Ophiolite fragments are often found on top of continents far from the main ophiolite nappe (far-travelled ophiolites), while the continental crust experiences burial and exhumation below the oceanic lithosphere. The researchers have investigated the relation between the exhumation of the continental crust and the emplacement of far-travelled ophiolites by combining geological datasets with geodynamic models (numerical simulations). They found that the buried continental crust in a convergent setting starts to exhume due to its natural buoyancy, which leads to uplift, extension, and finally breaking of the overlying oceanic lithosphere. The broken-off piece of oceanic lithosphere is then transported on top of the continent as dictated by the exhumation (extrusion) of the continental crust, and hence becomes a far-travelled ophiolite sheet.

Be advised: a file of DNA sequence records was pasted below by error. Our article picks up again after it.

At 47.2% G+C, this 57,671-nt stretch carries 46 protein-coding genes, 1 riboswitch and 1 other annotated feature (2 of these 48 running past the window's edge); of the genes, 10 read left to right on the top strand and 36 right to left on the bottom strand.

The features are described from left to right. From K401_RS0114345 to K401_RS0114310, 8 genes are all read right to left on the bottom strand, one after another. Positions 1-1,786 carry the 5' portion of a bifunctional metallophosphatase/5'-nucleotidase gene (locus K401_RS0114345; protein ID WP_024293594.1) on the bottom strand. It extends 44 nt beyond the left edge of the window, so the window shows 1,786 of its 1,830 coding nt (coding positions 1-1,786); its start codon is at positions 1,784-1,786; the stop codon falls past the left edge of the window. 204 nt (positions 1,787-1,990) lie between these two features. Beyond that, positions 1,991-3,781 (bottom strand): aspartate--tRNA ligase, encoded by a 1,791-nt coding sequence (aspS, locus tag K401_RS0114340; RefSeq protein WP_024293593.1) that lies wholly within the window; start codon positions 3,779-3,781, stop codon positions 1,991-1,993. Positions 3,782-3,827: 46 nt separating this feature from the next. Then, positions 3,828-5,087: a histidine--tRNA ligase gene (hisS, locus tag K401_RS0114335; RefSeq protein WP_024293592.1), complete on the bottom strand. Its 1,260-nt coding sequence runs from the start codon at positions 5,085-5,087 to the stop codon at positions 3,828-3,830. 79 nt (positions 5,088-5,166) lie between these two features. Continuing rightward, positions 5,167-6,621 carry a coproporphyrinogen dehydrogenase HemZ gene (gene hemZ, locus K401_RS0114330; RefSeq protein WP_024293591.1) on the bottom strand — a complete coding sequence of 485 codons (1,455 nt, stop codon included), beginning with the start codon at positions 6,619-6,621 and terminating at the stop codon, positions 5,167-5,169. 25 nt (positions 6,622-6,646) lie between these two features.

Reference : Extrusion of subducted crust explains the emplacement of far-travelled ophiolites. Kristóf Porkoláb, Thibault Duretz, Philippe Yamato, Antoine Auzemery & Ernst Willingshofer. Nature Communications volume 12, Article number: 1499 (2021). https://www.nature.com/articles/s41467-021-21866-1